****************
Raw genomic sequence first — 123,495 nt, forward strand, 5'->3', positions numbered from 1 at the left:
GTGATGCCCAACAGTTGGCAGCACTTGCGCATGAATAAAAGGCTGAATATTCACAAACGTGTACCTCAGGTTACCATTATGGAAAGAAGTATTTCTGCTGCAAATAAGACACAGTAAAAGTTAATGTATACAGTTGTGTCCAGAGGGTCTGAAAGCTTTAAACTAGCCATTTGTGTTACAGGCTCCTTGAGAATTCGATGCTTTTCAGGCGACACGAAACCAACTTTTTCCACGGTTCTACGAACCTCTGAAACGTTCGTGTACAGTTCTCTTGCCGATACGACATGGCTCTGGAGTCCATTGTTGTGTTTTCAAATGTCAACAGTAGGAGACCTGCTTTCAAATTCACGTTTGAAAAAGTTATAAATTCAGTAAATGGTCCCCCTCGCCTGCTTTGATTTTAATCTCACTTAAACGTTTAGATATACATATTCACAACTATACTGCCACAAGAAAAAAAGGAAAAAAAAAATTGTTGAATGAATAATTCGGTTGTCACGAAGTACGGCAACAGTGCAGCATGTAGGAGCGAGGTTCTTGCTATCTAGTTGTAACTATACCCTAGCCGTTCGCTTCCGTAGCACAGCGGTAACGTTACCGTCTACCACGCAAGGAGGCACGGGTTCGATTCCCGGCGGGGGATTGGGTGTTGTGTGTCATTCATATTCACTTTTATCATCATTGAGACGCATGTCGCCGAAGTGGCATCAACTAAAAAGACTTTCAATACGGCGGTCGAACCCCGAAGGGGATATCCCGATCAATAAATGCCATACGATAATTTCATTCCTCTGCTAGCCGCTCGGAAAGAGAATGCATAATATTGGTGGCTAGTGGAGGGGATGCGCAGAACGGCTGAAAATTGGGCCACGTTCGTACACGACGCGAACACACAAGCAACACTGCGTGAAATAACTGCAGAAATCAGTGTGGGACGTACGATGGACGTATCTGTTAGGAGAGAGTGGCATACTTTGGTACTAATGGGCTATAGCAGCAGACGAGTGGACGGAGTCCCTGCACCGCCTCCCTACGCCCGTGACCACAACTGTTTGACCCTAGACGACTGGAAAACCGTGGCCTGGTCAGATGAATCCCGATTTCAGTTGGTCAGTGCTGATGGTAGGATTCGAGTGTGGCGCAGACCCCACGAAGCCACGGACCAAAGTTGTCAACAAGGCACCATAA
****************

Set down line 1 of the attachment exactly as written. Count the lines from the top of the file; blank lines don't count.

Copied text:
Raw genomic sequence first — 123,495 nt, forward strand, 5'->3', positions numbered from 1 at the left: